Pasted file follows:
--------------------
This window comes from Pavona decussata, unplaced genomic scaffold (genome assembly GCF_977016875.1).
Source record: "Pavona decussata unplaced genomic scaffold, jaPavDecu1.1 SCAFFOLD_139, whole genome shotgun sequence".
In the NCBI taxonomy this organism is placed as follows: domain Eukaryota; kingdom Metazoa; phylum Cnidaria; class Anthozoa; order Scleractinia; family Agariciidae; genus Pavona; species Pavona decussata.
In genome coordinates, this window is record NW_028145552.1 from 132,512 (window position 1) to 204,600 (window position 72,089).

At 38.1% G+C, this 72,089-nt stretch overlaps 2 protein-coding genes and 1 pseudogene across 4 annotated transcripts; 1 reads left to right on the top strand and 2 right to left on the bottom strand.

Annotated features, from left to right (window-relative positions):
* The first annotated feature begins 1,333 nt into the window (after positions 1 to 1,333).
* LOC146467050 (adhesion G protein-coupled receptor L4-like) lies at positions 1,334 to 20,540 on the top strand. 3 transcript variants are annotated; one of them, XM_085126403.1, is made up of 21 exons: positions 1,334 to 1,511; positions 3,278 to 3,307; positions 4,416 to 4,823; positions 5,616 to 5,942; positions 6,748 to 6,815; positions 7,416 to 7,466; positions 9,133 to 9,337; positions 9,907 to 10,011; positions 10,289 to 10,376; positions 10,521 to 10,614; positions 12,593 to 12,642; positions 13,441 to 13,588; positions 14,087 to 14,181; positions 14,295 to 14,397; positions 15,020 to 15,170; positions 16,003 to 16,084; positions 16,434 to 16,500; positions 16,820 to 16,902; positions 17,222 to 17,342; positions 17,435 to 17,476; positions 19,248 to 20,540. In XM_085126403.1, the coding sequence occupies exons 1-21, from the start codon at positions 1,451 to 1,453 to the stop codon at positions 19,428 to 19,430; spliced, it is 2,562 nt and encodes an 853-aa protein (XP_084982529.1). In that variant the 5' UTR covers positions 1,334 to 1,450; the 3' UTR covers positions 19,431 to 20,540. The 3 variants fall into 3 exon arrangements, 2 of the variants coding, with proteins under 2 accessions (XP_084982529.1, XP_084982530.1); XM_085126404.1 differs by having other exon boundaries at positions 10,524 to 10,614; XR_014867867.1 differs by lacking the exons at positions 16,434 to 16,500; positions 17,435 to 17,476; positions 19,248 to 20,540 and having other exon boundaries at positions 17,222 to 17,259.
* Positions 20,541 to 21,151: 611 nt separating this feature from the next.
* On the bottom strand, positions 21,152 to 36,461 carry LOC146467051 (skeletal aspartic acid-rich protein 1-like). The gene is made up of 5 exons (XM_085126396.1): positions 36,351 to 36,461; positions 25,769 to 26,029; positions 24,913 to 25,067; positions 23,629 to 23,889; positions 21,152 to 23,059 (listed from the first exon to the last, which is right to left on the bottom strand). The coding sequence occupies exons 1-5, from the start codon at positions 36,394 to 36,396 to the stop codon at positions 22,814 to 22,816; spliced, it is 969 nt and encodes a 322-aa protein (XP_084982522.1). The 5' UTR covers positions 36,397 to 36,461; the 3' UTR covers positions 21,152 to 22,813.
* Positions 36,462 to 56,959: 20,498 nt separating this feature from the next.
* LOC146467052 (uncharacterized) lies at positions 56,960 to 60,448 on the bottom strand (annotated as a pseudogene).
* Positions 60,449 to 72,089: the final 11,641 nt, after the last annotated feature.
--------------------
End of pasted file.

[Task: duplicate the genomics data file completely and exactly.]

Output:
This window comes from Pavona decussata, unplaced genomic scaffold (genome assembly GCF_977016875.1).
Source record: "Pavona decussata unplaced genomic scaffold, jaPavDecu1.1 SCAFFOLD_139, whole genome shotgun sequence".
In the NCBI taxonomy this organism is placed as follows: domain Eukaryota; kingdom Metazoa; phylum Cnidaria; class Anthozoa; order Scleractinia; family Agariciidae; genus Pavona; species Pavona decussata.
In genome coordinates, this window is record NW_028145552.1 from 132,512 (window position 1) to 204,600 (window position 72,089).

At 38.1% G+C, this 72,089-nt stretch overlaps 2 protein-coding genes and 1 pseudogene across 4 annotated transcripts; 1 reads left to right on the top strand and 2 right to left on the bottom strand.

Annotated features, from left to right (window-relative positions):
* The first annotated feature begins 1,333 nt into the window (after positions 1 to 1,333).
* LOC146467050 (adhesion G protein-coupled receptor L4-like) lies at positions 1,334 to 20,540 on the top strand. 3 transcript variants are annotated; one of them, XM_085126403.1, is made up of 21 exons: positions 1,334 to 1,511; positions 3,278 to 3,307; positions 4,416 to 4,823; positions 5,616 to 5,942; positions 6,748 to 6,815; positions 7,416 to 7,466; positions 9,133 to 9,337; positions 9,907 to 10,011; positions 10,289 to 10,376; positions 10,521 to 10,614; positions 12,593 to 12,642; positions 13,441 to 13,588; positions 14,087 to 14,181; positions 14,295 to 14,397; positions 15,020 to 15,170; positions 16,003 to 16,084; positions 16,434 to 16,500; positions 16,820 to 16,902; positions 17,222 to 17,342; positions 17,435 to 17,476; positions 19,248 to 20,540. In XM_085126403.1, the coding sequence occupies exons 1-21, from the start codon at positions 1,451 to 1,453 to the stop codon at positions 19,428 to 19,430; spliced, it is 2,562 nt and encodes an 853-aa protein (XP_084982529.1). In that variant the 5' UTR covers positions 1,334 to 1,450; the 3' UTR covers positions 19,431 to 20,540. The 3 variants fall into 3 exon arrangements, 2 of the variants coding, with proteins under 2 accessions (XP_084982529.1, XP_084982530.1); XM_085126404.1 differs by having other exon boundaries at positions 10,524 to 10,614; XR_014867867.1 differs by lacking the exons at positions 16,434 to 16,500; positions 17,435 to 17,476; positions 19,248 to 20,540 and having other exon boundaries at positions 17,222 to 17,259.
* Positions 20,541 to 21,151: 611 nt separating this feature from the next.
* On the bottom strand, positions 21,152 to 36,461 carry LOC146467051 (skeletal aspartic acid-rich protein 1-like). The gene is made up of 5 exons (XM_085126396.1): positions 36,351 to 36,461; positions 25,769 to 26,029; positions 24,913 to 25,067; positions 23,629 to 23,889; positions 21,152 to 23,059 (listed from the first exon to the last, which is right to left on the bottom strand). The coding sequence occupies exons 1-5, from the start codon at positions 36,394 to 36,396 to the stop codon at positions 22,814 to 22,816; spliced, it is 969 nt and encodes a 322-aa protein (XP_084982522.1). The 5' UTR covers positions 36,397 to 36,461; the 3' UTR covers positions 21,152 to 22,813.
* Positions 36,462 to 56,959: 20,498 nt separating this feature from the next.
* LOC146467052 (uncharacterized) lies at positions 56,960 to 60,448 on the bottom strand (annotated as a pseudogene).
* Positions 60,449 to 72,089: the final 11,641 nt, after the last annotated feature.